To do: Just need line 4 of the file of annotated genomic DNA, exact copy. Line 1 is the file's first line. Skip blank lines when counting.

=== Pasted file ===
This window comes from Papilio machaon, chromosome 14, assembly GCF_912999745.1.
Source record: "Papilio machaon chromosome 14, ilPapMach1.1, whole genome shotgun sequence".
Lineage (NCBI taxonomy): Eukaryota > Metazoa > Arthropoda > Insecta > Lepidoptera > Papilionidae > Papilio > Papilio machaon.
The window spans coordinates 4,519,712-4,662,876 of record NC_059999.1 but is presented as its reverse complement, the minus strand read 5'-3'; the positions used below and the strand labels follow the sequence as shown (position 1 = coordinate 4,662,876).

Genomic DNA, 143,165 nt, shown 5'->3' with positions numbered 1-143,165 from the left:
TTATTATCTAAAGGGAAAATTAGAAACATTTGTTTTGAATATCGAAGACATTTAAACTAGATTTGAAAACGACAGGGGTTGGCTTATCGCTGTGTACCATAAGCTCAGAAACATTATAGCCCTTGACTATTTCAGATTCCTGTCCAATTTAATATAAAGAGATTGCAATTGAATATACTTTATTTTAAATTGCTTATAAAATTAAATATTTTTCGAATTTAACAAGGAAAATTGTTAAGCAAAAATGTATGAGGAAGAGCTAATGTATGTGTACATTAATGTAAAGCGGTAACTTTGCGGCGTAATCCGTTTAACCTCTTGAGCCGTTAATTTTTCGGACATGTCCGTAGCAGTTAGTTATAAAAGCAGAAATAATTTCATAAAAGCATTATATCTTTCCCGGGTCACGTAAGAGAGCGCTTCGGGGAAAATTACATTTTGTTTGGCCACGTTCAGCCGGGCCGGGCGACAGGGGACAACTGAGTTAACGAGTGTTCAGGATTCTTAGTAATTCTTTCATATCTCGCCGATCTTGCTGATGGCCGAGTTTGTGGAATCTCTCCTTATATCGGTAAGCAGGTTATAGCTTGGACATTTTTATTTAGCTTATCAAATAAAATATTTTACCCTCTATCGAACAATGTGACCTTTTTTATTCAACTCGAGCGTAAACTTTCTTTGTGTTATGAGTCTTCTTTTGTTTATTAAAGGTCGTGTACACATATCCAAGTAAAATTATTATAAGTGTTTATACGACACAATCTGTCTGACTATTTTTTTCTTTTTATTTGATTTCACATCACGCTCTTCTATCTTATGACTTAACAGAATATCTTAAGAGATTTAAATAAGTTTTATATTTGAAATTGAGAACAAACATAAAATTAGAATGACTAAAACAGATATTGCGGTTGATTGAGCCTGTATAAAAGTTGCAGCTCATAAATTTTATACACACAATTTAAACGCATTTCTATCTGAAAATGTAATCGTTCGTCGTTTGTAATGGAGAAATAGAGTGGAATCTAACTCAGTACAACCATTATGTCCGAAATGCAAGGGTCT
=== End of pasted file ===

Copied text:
The window spans coordinates 4,519,712-4,662,876 of record NC_059999.1 but is presented as its reverse complement, the minus strand read 5'-3'; the positions used below and the strand labels follow the sequence as shown (position 1 = coordinate 4,662,876).